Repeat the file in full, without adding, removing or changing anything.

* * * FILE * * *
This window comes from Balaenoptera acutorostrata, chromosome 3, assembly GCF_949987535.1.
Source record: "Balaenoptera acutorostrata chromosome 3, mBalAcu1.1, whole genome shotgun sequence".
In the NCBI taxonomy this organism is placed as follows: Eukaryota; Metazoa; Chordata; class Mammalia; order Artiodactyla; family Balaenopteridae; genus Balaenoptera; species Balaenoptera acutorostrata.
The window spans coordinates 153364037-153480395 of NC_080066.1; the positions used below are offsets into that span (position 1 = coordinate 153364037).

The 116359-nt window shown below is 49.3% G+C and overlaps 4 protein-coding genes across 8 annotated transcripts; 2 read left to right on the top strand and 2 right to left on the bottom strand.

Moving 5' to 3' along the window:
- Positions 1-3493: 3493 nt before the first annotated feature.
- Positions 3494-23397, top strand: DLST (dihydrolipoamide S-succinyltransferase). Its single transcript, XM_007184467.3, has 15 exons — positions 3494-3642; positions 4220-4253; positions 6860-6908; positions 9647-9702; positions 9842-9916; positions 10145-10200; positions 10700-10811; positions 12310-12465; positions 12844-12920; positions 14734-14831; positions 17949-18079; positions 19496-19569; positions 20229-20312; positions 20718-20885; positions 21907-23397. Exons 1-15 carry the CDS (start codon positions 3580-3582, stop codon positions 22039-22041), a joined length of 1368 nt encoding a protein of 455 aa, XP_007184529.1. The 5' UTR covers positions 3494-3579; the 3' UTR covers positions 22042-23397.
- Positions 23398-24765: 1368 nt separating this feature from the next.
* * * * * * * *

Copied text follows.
This window comes from Balaenoptera acutorostrata, chromosome 3, assembly GCF_949987535.1.
Source record: "Balaenoptera acutorostrata chromosome 3, mBalAcu1.1, whole genome shotgun sequence".
In the NCBI taxonomy this organism is placed as follows: Eukaryota; Metazoa; Chordata; class Mammalia; order Artiodactyla; family Balaenopteridae; genus Balaenoptera; species Balaenoptera acutorostrata.
The window spans coordinates 153364037-153480395 of NC_080066.1; the positions used below are offsets into that span (position 1 = coordinate 153364037).

The 116359-nt window shown below is 49.3% G+C and overlaps 4 protein-coding genes across 8 annotated transcripts; 2 read left to right on the top strand and 2 right to left on the bottom strand.

Moving 5' to 3' along the window:
- Positions 1-3493: 3493 nt before the first annotated feature.
- Positions 3494-23397, top strand: DLST (dihydrolipoamide S-succinyltransferase). Its single transcript, XM_007184467.3, has 15 exons — positions 3494-3642; positions 4220-4253; positions 6860-6908; positions 9647-9702; positions 9842-9916; positions 10145-10200; positions 10700-10811; positions 12310-12465; positions 12844-12920; positions 14734-14831; positions 17949-18079; positions 19496-19569; positions 20229-20312; positions 20718-20885; positions 21907-23397. Exons 1-15 carry the CDS (start codon positions 3580-3582, stop codon positions 22039-22041), a joined length of 1368 nt encoding a protein of 455 aa, XP_007184529.1. The 5' UTR covers positions 3494-3579; the 3' UTR covers positions 22042-23397.
- Positions 23398-24765: 1368 nt separating this feature from the next.